After dropping the ball for quite some time, I am now going to review “Star Trek: Into Darkness,” the second in the series of Trek reboots from J.J. Abrams.
The aesthetic of the film is, as with the first, very busy. First of all, this film does not escape the signature Abrams Lens Flare, which remains pretty inexplicable and distracting. Aside from that, there are lights blinking everywhere, and they’re all very excited to be on screen. The bridge itself has a lot of these blinkies, as I’ve heard them called, but is, otherwise, very smooth and sleek, with many of the surfaces looking as though they’re made of glass. Some people might take issue with this reimagining of the iconic Enterprise command center, but I think that it works. With how sparse and plywood-looking the original was, the reboots had a choice to either touch it up with modern effects and sensibilities of The Future, or reimagine it completely (into something like CIC from “Battlestar Galactica” or the command deck from “Mass Effect”).
Speaking of, I joked when the trailer first came out for this movie that “Oh hey! They made a ‘Mass Effect’ film adaptation! Cool!” The storyline of the movie did turn out to be more in keeping with Star Trek, but the prop choices certainly do feel a little alien to the Star Trek universe. The uniforms worn on the Enterprise are still updated versions of the original uniforms, but the film takes every opportunity to get the characters out of the bright, solid colors, and into dark jumpsuits and combat gear with colored stripes indicating officer-type, or into grey wool dress uniforms. I was never too attached to the TOS uniforms (My favorites have always been the TNG movie/late DS9 uniforms), so the change didn’t bother me too much. Likewise for the updated phaser rifles (which look like something one might actually issue to a security officer).
There’s not a whole lot to say about the music, I’m afraid. It’s mostly reworkings and recyclings of the music from the first film. Don’t get me wrong: I liked the music from the first film. That theme is great. There’s just really not much that stood out as a “Duel of the Fates” or “Ride of the Rohirrim.”
The cast remains pretty good. Zachary Quinto is still a great Spock, and Karl Urban keeps McCoy’s exasperated, sarcastic self vibrant and dynamic. Zoe Saldana, John Cho, and Anton Yelchin continue to work well as the younger, hotter versions of Uhura, Sulu, and Chekov. Simon Pegg is up to his usual standards and antics, providing some good comic relief, but being able to play it straight when necessary. Alice Eve, a franchise newcomer, is not bad, although forgettable as Carol Marcus (I literally almost forgot to include her on this list). I’ve never signed on to the Chris Pine hate bandwagon, and I think that he does pretty well as his cocky, swaggering Kirk. The show is stolen, though, by Benedict Cumberbatch as the main villain (SPOILER 1), who provides all the nuance and emotional range that the other villain fails to muster up (SPOILER 2).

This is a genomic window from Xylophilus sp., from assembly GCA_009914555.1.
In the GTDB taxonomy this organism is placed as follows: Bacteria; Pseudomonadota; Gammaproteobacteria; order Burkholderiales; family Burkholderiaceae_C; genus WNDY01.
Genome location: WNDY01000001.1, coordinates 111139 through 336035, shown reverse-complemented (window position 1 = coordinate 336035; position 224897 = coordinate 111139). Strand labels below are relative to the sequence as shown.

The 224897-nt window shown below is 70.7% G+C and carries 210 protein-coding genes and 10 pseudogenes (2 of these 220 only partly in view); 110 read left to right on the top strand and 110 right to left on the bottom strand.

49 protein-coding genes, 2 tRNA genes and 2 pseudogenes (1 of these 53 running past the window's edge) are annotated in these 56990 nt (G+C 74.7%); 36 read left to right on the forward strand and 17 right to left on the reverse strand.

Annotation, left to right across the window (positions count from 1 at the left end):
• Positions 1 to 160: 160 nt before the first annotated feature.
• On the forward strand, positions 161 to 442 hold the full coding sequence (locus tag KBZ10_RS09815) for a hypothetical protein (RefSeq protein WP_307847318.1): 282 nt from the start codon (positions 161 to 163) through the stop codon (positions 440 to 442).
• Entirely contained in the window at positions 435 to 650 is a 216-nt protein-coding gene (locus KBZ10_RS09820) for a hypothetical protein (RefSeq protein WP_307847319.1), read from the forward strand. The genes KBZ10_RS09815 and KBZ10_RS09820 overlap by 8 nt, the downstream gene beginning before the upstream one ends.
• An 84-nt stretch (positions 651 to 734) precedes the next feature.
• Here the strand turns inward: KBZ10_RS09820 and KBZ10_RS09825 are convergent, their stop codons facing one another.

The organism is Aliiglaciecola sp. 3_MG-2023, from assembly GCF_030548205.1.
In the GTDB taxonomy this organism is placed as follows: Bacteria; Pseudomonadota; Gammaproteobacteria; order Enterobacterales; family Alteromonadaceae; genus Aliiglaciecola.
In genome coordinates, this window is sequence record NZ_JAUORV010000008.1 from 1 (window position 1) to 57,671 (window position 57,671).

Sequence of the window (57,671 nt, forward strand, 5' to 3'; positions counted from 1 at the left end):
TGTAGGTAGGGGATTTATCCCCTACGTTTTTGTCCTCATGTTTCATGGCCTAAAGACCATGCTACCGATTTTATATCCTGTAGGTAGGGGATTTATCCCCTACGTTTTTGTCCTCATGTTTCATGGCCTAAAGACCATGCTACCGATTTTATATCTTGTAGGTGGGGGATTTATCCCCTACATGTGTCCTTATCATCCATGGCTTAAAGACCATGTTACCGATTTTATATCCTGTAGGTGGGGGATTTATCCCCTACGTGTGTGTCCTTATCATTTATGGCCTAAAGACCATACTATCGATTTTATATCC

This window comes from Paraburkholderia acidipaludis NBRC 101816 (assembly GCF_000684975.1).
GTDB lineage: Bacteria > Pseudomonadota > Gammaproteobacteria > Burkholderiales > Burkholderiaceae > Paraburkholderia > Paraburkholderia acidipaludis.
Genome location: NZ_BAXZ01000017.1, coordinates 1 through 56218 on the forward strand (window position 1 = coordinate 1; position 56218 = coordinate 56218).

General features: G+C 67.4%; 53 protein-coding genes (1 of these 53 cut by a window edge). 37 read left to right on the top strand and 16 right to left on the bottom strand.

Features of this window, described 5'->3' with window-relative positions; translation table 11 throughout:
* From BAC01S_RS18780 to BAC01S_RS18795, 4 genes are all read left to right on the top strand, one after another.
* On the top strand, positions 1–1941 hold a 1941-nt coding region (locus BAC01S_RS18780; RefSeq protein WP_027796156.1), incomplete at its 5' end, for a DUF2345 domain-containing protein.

The plot, for the most part, is solid. There are some twists and turns, some reveals, and some neat action sequences, and, in a departure from the complete space cowboy antics of its predecessor, there are some ethical dilemmas. The film ends with a note that it is dedicated to the victims and heroes of 9/11 and its aftermath (Pretty late on the bandwagon, there, Abrams), but the movie manages to actually explore some questions about the post-9/11 world, rather than simply resort to “‘Murrikuh! Fuck yeah!” jingoism. In an added stroke of luck, the quandaries that are brought up in the manhunt for Cumberbatch after a bombing in London (Can we really justify killing someone without a trial first? Or through the use of remote controlled weapons that have the potential to cause massive collateral damage? Is security worth compromising our core principles? etc.) all are presented in ways in which right and wrong start to get lost between conflicting variables and goals, all which seem important and valid.
That said, this is a Star Trek movie, and it is eager to mine the canon for gold. A little too eager, I think. There is a somewhat forced detour that seems built around getting some franchise staples on screen, mostly just to have a rumble and then never come up again (SPOILER 3). Some scenes and backstory events are downright copies of (ahem, “tributes to”) scenes and events from earlier Star Trek films and episodes, but with minor changes. I can understand the desire to allude to the larger franchise (if they weren’t going to use the Star Trek universe, then they should have just made it a sci-fi action/adventure of its own), and in some cases, I enjoyed it, but some of it felt just a little too much like pandering, or dropping someone’s name to the doorman of a club.
All in all, I enjoyed “Star Trek: Into Darkness.” If you liked the first of the reboots, you’ll like this one. Better still, the plot and characters have developed more nuance and depth since the last time, so this movie feels more like a Star Trek movie, and less like a movie simply called “Star Trek.” And now, I leave you with some filk of the original Star Trek II
1: The main villain is Khan. This movie isn’t a remake of “Wrath of Khan,” but it does insist on redoing a few scenes from the original Star Trek II…
2: There’s also a Starfleet Admiral behind all this, and he’s hellbent on making a fleet of warships and then starting a war with the Klingons to justify commanding said fleet of warships, for no discernible reason.
3: There are Klingons. The plot is nominally about a secret plot to engineer a war with them (see above), but they only show up for one scene, long enough to show off some (weirdly redesigned) head ridges and bat’leths, and then we never hear from them again. Klingons have always been a fan favorite, but if you’re going to include them, include them, please.